Microbiology

BC students to help discover new antibiotics from soil bacteria

BC students to help discover new antibiotics from soil bacteria

Wed Aug 1, 2018

A Brazosport College professor and his students are joining the push to mitigate a critical public health crises that faces the world: antibiotic resistance.

Brazosport College Math and Science faculty member Kevin Spring, Ph.D, recently took part in a week-long training to become a partner instructor in the Tiny Earth network with a two-fold mission: to encourage students to pursue careers in science through real-world applicable laboratory and field research in introductory courses, and to address a worldwide health threat — the diminishing supply of effective antibiotics — by tapping into the collective power of many student researchers concurrently tackling the same challenge.

“There is a diminishing supply of antibiotics to treat the increasing number of antibiotic-resistant bacterial infections,” Spring said. “This critical worldwide health crisis is extremely concerning given that our current arsenal of antibiotics is proving to be rather useless, and only a few new classes of antibiotics have been created since the 1970’s. In fact, most pharmaceutical companies have abandoned the search for new antibiotics as a result of dwindling profit margins and long timelines for FDA-approval.”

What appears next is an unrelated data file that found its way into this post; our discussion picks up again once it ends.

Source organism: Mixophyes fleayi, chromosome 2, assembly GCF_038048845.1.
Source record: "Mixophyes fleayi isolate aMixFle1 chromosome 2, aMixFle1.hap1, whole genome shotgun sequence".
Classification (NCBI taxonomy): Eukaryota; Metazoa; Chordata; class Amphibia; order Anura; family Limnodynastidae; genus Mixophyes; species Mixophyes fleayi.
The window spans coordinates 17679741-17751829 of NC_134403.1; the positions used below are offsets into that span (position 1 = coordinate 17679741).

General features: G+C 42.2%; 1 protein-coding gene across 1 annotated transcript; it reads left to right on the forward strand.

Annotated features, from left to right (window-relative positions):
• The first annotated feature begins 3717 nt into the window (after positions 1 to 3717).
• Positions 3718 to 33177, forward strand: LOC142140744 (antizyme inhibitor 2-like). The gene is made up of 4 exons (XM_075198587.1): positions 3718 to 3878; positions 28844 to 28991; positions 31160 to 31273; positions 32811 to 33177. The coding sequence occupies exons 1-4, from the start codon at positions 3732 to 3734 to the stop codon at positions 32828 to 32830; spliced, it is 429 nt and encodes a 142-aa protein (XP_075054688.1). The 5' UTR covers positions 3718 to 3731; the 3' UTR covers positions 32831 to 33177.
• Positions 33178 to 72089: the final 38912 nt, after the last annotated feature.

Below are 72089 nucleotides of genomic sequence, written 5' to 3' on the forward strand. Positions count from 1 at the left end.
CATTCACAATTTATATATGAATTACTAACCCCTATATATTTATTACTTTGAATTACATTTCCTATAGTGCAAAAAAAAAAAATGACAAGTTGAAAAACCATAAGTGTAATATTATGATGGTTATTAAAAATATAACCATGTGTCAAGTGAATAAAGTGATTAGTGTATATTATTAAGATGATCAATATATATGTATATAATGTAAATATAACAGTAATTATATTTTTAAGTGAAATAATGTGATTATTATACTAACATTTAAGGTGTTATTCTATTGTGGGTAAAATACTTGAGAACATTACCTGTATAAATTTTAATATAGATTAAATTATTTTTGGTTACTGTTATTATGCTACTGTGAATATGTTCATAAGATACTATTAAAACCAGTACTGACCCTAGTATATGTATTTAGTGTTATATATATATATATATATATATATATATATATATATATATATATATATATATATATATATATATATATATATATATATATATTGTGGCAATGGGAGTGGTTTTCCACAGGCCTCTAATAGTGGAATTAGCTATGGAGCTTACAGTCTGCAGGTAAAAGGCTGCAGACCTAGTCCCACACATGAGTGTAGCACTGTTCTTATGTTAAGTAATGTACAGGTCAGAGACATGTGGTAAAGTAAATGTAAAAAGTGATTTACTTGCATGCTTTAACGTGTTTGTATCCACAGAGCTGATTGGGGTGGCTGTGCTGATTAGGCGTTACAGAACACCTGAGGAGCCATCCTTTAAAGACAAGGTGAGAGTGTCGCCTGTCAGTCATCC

In an effort to combat the antibiotic resistance crisis, scientists have united in a global effort to discover novel antibiotics by examining soil microorganisms collected from a variety of local environments.

“Many of the most commonly prescribed antibiotics were discovered from ‘dirt,’” Spring said. “Soil microbes produce two key antibiotics, Penicillin and vancomycin. Imagine, a single handful of soil contains more living organisms than there are people on our planet.”

Students at Brazosport College, along with students from more than 200 participating schools across 44 states, Puerto Rico and 14 countries, are a part of the crowdsourcing effort established by the University of Wisconsin-based Tiny Earth network. The students gain hands-on research experience in the microbiology laboratory course to address the worldwide health crisis of antibiotic resistant bacterial infections. Spring was able to implement his curriculum with the assistance of a Gator Grant.

This international collaboration harnesses the collective power of student researchers across the globe to discover new antibiotics from soil microorganisms. Tiny Earth is an ambitious and innovative project that allows students to engage in authentic research to address a real-world problem.

“Students feel a sense of ownership of their discoveries because the soil is from their local environment, at a site of their choosing, and they also feel a sense of belonging in the greater scientific community,” Spring said. “Research has shown that students who engage in authentic research experiences are more likely to pursue and persist in science, technology, engineering and math (STEM) fields.”

For more information about the microbiology laboratory, contact Spring at (979) 230-3523 or at kevin.spring@brazosport.edu. More information about the quest for antibiotics is available at tinyearth.wisc.edu. Tiny Earth can also be followed on Twitter @TinyEarthNet.